Bernardo v. American Airlines, Inc., 2008 WL 4657080 (5th Cir. Oct. 22, 2008): The Fifth Circuit vacated the district court's decision and remanded with instructions to enter judgment in favor of the plaintiff, ruling that the reviewing physicians did not adequately consider the opinions of plaintiff's treating physicians that she was disabled as a result of side effects from her medication. Plaintiff suffered from cataracts and had aplastic anemia, which was in remission at the time benefits were terminated. Her treating physicians, however, concluded that she was totally disabled due to cyclosporin A neurotoxicity. She was placed on cycolsporin A due to her aplastic anemia and thrombocytopenia, and the drug caused her to develop progressive systemic and neurologic symptoms that her physicians believed were disabling. The Court explained that this was not a situation in which the reviewing physician reached a different decision than the treating physicians, nor did evidence of the claimant's condition contradict the diagnosis of her treating physicians. Rather, there was an unexplained gap between the conclusions reached by the treating physicians and the reviewing physicians and there was no evidence that the reviewing physician considered the reports regarding cyclosporin A neurotoxicity except to speculate that it was not disabling. In short, because the plan administrator presented no evidence to contradict the treating physician's opinion that the claimant was disabled, the Court ruled that it abused its discretion in denying LTD benefits.
Long term disability; Lack of evidence in record; Own occupation
Schofield v. Metropolitan Life Ins. Co., 2008 WL 4750350 (9th Cir. Oct. 30, 2008): The Ninth Circuit reversed the district court's grant of summary judgment in favor of Metropolitan Life Ins. Co. and remanded for a determination of the amount of retroactive benefits and whether Schofield was entitled to attorney's fees and prejudgment interest. Schofield, a participant under a long term disability benefits plan, made a claim for benefits, was denied twice and, thereafter, filed suit in district court. The district court granted summary judgment for MetLife after it "credited the conclusion of the two independent medical reviewers over the conclusions of Schofield's physician." Schofield was a Certified Registered Nurse Anesthetist. The own occupation standard that applied to her claim required MetLife to determine whether she was able to earn more than 80% of her predisability earnings. MetLife argued that since it found that she could do her job, the 80% test was unnecessary. The Ninth Circuit found that under the terms of the plan, the 80% test had to be applied regardless of whether it may have been unnecessary. Further, the Court found that even if MetLife's argument [that the 80% test was unnecessary because it found she could do her job] was correct, it abused its discretion since its independent physician actually found that the plaintiff could not perform her own occupation.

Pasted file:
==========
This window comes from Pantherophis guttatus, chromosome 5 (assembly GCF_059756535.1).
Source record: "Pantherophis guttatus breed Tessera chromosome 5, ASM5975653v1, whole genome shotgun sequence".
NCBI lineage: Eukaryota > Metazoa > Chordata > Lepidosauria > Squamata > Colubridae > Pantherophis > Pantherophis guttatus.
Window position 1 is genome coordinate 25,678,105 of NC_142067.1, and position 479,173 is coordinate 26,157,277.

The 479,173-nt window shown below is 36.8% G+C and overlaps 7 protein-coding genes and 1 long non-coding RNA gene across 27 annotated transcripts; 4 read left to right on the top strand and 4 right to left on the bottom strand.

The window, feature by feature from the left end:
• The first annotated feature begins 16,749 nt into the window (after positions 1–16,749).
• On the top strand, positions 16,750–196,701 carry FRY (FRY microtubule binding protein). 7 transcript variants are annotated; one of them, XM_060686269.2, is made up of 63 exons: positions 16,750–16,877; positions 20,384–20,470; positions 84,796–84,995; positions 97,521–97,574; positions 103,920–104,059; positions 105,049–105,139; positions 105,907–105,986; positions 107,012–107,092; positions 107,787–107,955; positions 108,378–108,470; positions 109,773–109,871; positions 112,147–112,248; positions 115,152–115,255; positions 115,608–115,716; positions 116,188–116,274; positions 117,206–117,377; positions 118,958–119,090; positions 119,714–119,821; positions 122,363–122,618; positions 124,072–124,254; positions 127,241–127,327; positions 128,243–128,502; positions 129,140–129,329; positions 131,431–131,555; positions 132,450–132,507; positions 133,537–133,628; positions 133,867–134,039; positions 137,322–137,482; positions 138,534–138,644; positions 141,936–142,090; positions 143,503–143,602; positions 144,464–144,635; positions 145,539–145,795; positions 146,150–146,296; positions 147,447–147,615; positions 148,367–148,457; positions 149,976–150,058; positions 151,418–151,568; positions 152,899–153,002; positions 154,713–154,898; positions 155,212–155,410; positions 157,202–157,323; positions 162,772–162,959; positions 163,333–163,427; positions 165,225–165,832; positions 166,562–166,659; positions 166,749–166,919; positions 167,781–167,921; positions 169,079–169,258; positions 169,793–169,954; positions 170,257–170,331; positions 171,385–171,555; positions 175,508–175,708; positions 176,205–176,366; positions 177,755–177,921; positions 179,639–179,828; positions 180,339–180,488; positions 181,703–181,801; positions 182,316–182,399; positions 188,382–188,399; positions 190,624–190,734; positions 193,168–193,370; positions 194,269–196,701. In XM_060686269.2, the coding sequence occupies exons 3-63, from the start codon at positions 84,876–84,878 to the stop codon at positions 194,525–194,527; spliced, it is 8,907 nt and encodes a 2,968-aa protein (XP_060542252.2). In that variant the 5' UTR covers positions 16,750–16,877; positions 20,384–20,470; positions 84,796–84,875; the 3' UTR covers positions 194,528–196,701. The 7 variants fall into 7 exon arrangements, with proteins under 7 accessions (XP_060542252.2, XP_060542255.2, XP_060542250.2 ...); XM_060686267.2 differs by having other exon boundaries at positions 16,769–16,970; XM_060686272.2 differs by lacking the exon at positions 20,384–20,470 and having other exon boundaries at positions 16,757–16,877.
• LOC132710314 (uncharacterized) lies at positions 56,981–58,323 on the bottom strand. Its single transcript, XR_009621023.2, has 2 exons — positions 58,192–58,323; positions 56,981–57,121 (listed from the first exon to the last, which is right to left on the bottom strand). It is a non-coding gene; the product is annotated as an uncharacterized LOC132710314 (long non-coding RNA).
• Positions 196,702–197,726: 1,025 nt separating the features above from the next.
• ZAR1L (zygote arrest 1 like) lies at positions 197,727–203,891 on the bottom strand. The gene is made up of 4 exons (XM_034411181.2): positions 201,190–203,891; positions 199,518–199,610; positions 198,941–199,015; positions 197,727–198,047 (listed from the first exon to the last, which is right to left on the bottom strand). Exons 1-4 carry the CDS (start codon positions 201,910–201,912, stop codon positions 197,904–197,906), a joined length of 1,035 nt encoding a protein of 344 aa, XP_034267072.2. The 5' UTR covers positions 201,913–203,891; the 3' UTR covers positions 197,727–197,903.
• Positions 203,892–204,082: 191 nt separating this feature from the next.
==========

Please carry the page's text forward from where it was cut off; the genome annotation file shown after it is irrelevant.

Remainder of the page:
Exhaustion of administrative remedies
Karpiel v. Ogg, Cordes, Murphy & Ingnelzi, 2008 WL 4721490 (3rd Cir. Oct. 28, 2008): In the underlying action, the district court granted summary judgment in favor of Defendant who allegedly refused to allow Karpiel to rollover, transfer or withdraw her funds held in their 401k plan, on the grounds that Karpiel failed to exhaust her administrative remedies. Karpiel filed a timely appeal. The Third Circuit vacated and remanded the judgment of the district court after finding that the defendant, as the moving party, did not satisfy their burden of proving Karpiel had failed to exhaust remedies. Specifically, while defendant stated that she failed to take the steps necessary to exhaust her remedies under the plan, it did not provide what those administrative remedies were. As a result, the decision of the district court was vacated and remanded for further proceedings.